Brexit: What changes for the UK and the EU from 1 February?
Updated 07:17, 01-Feb-2020
By Alex Hunt

CGTN Europe's Nawied Jabarkhyl gives an overview of the situation


The UK's membership of the European Union officially ended at 23:00 GMT on 31 January 2020. But there is a transition period until the end of the year, during which not much will change. 

Although the UK will no longer be a European Union member, life will continue for most people as if it were – at least until the transition period ends on 31 December.


What will change?

The UK loses its representation and its voting rights in European institutions and the British members lose their seats in the European Parliament. This means that the best known British campaigner for Brexit, Nigel Farage, is losing his role as an elected representative in the EU after nearly 21 years.

While he was celebrating Brexit, the general mood in the European Parliament was more somber:


Another visible change will be flags – with the European Union institutions taking down the British flag and UK embassies and other institutions taking down any EU flags being flown. 

For anyone who is going to miss the flags, here they are together: 

(Credit: AFP)

(Credit: AFP)

The UK can finally, officially, start formal negotiations about trade deals with other countries from 1 February. If speedy trade deals are negotiated, they can still only come into force when the transition period ends at the end of 2020.

One thing that won't change is that the UK and the EU will continue to have detailed negotiations and frequent meetings related to Brexit. The difference is that the talks from now on will be about how trade, travel and other things will work between the UK and the EU in the future. 

The talks since the 2016 referendum were all about agreeing the terms of the exit, rather than looking at the future relationship.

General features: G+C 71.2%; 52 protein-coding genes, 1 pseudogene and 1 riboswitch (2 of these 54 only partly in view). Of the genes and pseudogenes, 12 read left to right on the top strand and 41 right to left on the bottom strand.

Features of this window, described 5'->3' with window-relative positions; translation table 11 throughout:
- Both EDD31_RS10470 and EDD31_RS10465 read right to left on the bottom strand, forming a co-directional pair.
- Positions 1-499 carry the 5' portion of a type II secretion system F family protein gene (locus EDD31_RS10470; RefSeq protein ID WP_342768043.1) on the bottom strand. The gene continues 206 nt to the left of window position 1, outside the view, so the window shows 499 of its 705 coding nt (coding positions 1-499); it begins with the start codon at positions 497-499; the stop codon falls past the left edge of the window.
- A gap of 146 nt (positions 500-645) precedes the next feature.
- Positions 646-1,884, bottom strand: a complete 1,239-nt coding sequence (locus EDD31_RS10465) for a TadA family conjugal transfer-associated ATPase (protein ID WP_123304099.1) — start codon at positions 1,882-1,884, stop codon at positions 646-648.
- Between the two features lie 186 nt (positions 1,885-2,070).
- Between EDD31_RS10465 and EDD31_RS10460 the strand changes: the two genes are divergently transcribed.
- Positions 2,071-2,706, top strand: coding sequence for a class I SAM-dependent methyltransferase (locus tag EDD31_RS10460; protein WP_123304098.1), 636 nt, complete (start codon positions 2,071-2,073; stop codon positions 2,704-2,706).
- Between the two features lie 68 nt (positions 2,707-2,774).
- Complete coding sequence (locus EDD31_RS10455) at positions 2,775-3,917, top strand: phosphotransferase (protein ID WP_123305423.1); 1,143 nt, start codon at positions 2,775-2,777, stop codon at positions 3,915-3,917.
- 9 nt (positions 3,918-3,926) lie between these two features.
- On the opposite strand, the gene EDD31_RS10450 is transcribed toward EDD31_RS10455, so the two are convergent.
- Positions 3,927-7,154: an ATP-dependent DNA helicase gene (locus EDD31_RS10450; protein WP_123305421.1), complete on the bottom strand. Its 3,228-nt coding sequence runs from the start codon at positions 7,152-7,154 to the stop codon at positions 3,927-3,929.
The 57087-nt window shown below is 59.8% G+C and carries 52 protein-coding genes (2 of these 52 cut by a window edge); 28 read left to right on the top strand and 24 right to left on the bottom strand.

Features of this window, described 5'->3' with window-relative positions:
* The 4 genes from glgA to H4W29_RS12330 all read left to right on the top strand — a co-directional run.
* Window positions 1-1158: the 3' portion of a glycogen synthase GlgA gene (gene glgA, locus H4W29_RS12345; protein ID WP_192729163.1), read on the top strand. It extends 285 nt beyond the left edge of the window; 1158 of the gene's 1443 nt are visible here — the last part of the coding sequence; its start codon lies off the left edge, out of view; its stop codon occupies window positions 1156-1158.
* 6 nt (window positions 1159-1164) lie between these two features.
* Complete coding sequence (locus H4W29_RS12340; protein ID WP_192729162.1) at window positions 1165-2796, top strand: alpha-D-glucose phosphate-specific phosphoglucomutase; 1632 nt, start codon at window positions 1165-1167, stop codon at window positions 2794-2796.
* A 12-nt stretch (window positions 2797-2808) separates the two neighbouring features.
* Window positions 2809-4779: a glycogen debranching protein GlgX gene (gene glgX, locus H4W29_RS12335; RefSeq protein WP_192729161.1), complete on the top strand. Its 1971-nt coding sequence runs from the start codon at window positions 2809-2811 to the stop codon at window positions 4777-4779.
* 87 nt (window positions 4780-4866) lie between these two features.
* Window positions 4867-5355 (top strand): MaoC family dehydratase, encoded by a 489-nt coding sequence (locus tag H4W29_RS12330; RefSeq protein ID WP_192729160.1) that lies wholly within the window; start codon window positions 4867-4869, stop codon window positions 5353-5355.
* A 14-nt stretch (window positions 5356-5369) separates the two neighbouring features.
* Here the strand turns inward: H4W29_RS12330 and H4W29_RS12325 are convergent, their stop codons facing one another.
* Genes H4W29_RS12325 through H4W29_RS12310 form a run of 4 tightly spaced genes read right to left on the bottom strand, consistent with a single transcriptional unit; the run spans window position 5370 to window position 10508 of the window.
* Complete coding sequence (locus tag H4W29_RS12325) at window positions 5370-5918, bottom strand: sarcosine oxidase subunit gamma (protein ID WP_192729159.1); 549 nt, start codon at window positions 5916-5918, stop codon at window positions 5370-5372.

There will also be a new look for British passports issued in future – they will be changing from the burgundy ones to a dark blue look (the words European Union will no longer be on their front).


What is staying the same (for now)?

British and EU citizens will continue to have the right to live and work in each other's countries, as now, while the transition period is in place. The UK government says nothing will change for EU citizens in the UK until 30 June 2021. 

EU citizens in the UK have until June 2021 to apply for settled status, or pre-settled status if they have been in the UK for less than five years, to secure the long-term right to continue working and living in the UK after that date.

If you are heading across the Channel this weekend, perhaps an England rugby fan heading to Paris, you should not notice any changes. The transition period means flights, ferries and the tunnel trains will operate as usual, as will border controls.

France's interior minister, Christophe Castaner, meets French customs officers at the entrance to the Channel Tunnel in Calais (Credit: AFP)

France's interior minister, Christophe Castaner, meets French customs officers at the entrance to the Channel Tunnel in Calais (Credit: AFP)

On the financial front, aside from a newly minted 50 pence coin and a special Austrian Brexit stamp, money and trade will continue as before. The UK will keep paying into the EU budget during the transition period.

People from the UK wanting to study in the EU, and people from the EU wanting to study in the UK, will be able to stay to complete their courses and face the same rules on fees as they do now. That will also be the case for people starting courses in 2020. The long-term situation is one of the many things to be agreed during negotiations over the next 11 months.


And finally...

The moment the clocks in the UK struck 23:00 on the evening of Friday 31 January – or midnight in the EU – was the historic moment when the UK left the bloc after 47 years. 

It is the first time a country has left the EU and is a move that continues to split a country that voted by 52 percent to 48 percent to leave in a referendum in June 2016.

So even if nothing much changes immediately in day-to-day life, things will feel different for people – whether they wanted Brexit to happen, or not.

Links for more coverage on the background to Brexit